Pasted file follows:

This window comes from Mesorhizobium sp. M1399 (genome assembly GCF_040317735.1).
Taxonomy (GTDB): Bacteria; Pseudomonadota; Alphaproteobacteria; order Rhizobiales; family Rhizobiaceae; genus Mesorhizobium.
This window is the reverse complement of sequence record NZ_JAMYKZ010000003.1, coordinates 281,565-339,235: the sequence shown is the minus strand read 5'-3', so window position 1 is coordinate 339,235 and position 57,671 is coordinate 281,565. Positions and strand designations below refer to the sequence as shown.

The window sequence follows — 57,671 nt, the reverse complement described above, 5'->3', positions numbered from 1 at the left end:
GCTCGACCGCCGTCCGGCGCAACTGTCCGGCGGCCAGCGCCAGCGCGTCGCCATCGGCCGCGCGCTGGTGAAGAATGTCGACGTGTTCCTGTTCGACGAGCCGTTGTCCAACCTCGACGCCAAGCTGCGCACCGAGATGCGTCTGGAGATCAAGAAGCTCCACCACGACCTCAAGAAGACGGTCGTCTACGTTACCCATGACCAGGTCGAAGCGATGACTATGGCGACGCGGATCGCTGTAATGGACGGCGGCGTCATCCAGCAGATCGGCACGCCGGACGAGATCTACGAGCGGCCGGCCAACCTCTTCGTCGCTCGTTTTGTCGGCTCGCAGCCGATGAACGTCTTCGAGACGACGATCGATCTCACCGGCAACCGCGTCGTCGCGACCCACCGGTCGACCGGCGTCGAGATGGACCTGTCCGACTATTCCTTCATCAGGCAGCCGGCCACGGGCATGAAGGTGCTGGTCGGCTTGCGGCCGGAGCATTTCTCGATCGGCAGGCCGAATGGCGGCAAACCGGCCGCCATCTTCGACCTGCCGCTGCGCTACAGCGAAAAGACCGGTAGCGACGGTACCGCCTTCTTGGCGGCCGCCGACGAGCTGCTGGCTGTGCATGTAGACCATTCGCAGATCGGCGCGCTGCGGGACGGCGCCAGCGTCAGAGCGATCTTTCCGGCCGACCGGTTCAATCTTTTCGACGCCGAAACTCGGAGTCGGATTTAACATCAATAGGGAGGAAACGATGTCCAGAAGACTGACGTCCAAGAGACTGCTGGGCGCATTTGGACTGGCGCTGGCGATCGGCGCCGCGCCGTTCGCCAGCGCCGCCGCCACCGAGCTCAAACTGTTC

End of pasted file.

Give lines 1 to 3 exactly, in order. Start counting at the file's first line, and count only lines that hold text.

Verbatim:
This window comes from Mesorhizobium sp. M1399 (genome assembly GCF_040317735.1).
Taxonomy (GTDB): Bacteria; Pseudomonadota; Alphaproteobacteria; order Rhizobiales; family Rhizobiaceae; genus Mesorhizobium.
This window is the reverse complement of sequence record NZ_JAMYKZ010000003.1, coordinates 281,565-339,235: the sequence shown is the minus strand read 5'-3', so window position 1 is coordinate 339,235 and position 57,671 is coordinate 281,565. Positions and strand designations below refer to the sequence as shown.